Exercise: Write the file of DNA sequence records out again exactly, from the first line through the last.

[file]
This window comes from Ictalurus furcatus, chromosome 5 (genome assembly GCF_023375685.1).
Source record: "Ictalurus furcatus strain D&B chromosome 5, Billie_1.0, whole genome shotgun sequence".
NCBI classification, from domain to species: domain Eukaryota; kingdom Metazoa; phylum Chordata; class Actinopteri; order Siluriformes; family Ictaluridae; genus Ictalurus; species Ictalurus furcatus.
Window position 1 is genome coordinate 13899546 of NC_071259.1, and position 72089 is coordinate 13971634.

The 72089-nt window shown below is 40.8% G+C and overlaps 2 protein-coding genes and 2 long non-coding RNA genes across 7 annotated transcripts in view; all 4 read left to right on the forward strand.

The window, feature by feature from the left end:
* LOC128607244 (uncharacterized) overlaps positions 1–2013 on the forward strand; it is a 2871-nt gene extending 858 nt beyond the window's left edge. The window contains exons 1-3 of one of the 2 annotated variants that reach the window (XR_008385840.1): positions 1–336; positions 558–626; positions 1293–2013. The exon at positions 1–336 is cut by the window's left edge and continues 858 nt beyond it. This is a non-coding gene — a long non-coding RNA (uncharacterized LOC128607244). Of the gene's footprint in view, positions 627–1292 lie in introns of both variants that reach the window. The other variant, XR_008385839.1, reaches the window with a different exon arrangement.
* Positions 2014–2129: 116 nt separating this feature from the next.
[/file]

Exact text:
This window comes from Ictalurus furcatus, chromosome 5 (genome assembly GCF_023375685.1).
Source record: "Ictalurus furcatus strain D&B chromosome 5, Billie_1.0, whole genome shotgun sequence".
NCBI classification, from domain to species: domain Eukaryota; kingdom Metazoa; phylum Chordata; class Actinopteri; order Siluriformes; family Ictaluridae; genus Ictalurus; species Ictalurus furcatus.
Window position 1 is genome coordinate 13899546 of NC_071259.1, and position 72089 is coordinate 13971634.

The 72089-nt window shown below is 40.8% G+C and overlaps 2 protein-coding genes and 2 long non-coding RNA genes across 7 annotated transcripts in view; all 4 read left to right on the forward strand.

The window, feature by feature from the left end:
* LOC128607244 (uncharacterized) overlaps positions 1–2013 on the forward strand; it is a 2871-nt gene extending 858 nt beyond the window's left edge. The window contains exons 1-3 of one of the 2 annotated variants that reach the window (XR_008385840.1): positions 1–336; positions 558–626; positions 1293–2013. The exon at positions 1–336 is cut by the window's left edge and continues 858 nt beyond it. This is a non-coding gene — a long non-coding RNA (uncharacterized LOC128607244). Of the gene's footprint in view, positions 627–1292 lie in introns of both variants that reach the window. The other variant, XR_008385839.1, reaches the window with a different exon arrangement.
* Positions 2014–2129: 116 nt separating this feature from the next.